They called it the Covid-19 swell.
Spectacular waves more than 25 feet high barreled on Tahiti’s famed Teahupo’o reef that day a month ago. Audible from miles away, Teahupo’o — home of the 2024 surfing events of the Paris Olympics — normally echoes like thunderous Morse code, calling in the best surfers from every corner of the globe. They would have buzzed to the reef by the dozen, spilling out of boats and riding Jet Skis to tow into waves as film crews in helicopters circled above.
But this time, very few people were out. “Not even one boat,’’ said Tikanui Smith, a Tahiti local and professional surfer whose exploits at Teahupo’o have earned him multiple Ride of the Year nominations from the World Surf League.
Something similar happened as a southern swell broke at Pleasure Point in Santa Cruz County, Calif., on April 9, the first day of what would be a weeklong beach ban. “All we could do was stand there and watch it break,” said Kyle Thiermann, a professional surfer. “On a day that good, usually there are 100 surfers in the water. It made me feel like I’d jumped in a time machine and landed in a time before surfing.”
From Bali to Brazil, Costa Rica to California, the pandemic has widely shut down surfing, either through outright bans on access to beaches or from the inability of surfers to travel to them. But enough spots remain open to foment a schism between surfers who are able to get in the ocean and those stuck at home.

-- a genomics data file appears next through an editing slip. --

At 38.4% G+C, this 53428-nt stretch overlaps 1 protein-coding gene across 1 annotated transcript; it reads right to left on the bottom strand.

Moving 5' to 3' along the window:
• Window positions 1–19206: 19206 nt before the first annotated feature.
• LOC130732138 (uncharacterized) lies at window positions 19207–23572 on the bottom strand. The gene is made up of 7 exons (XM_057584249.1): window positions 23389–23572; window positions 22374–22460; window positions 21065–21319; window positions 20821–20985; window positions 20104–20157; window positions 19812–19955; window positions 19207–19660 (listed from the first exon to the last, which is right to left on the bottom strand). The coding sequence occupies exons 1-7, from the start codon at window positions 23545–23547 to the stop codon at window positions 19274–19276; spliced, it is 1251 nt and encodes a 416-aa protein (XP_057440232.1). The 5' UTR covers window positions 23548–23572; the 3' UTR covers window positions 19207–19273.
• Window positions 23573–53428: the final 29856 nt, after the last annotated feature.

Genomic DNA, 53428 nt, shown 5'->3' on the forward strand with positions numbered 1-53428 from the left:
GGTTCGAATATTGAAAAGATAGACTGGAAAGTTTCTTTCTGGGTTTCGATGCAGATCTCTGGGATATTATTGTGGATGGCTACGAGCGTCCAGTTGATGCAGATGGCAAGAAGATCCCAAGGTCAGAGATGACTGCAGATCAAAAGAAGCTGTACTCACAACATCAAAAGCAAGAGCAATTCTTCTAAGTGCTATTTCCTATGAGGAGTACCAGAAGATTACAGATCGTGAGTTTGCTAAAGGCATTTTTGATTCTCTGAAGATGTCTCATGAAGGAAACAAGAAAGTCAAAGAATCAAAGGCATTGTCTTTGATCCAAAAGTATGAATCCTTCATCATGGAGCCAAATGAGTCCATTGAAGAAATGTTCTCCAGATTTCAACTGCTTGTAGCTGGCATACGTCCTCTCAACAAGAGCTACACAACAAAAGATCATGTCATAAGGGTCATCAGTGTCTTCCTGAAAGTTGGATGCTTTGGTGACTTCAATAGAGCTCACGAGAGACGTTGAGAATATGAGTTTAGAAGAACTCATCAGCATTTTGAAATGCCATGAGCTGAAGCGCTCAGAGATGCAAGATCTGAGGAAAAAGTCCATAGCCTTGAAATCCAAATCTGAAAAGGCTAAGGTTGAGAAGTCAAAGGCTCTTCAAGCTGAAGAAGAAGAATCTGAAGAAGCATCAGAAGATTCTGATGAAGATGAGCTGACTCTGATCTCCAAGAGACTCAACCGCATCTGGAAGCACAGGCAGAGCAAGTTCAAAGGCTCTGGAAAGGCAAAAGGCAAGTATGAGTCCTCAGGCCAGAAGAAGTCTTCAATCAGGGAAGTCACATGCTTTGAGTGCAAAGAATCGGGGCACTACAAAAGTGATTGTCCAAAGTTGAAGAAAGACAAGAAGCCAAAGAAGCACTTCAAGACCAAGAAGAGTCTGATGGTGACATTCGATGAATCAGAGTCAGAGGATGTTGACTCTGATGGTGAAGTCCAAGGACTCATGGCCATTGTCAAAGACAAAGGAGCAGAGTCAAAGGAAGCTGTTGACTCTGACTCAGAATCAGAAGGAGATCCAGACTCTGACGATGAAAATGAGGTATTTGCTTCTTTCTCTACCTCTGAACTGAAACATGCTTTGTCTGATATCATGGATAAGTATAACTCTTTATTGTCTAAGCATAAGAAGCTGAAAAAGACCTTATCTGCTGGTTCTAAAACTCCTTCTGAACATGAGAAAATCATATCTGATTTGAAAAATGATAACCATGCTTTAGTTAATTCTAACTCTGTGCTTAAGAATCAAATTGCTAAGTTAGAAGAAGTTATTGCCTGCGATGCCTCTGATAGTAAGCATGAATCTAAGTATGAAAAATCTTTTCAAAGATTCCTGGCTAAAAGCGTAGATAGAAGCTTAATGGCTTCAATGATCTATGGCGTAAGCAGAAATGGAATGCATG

The World Surf League suspended its Championship Tour on March 12, just two weeks before its opening event on Australia’s Gold Coast. The annual tour takes surfers to some of the world’s most famous waves — from the Eastern Cape of South Africa to the North Shore of O’ahu, Hawaii. The announcement rocked the surf world. Four days later, the league canceled or postponed all of its events through May.
But surfers are still drawn to the water, legally or otherwise.
In Australia, decisions on restricting access to the surf have fallen to the local councils. Some beaches in Sydney have been closed for weeks, and others like Bondi Beach have reopened from 7 a.m. to 5 p.m. on weekdays and for water sports only. Laying a towel down can bring a $1,000 fine.
The American surfer Lakey Peterson, the third-ranked woman on the 2019 World Surf League Championship Tour, has been in Australia since before the tour was suspended. Her husband is from Bells Beach, Australia, which was set to host the second Championship Tour event. Peterson has been able to surf four hours a day, expanding her repertoire of tricks.
“For nine years, I haven’t had this much time to be able to work on things and practice,” she said. “I’ve been working on lay backs, aerials a fair amount. Just trying to better myself in the water.”
And across the Hawaiian Islands, lounging or loitering on the beach is prohibited but people have not been barred from going into the ocean.
Kai Lenny, a top-ranked competitor in the World Surf League, had arrived in Tahiti in early March to compete in the Papara Open, a highly anticipated event, but it was canceled, leaving him and other surfers scrambling to get home. He can keep surfing.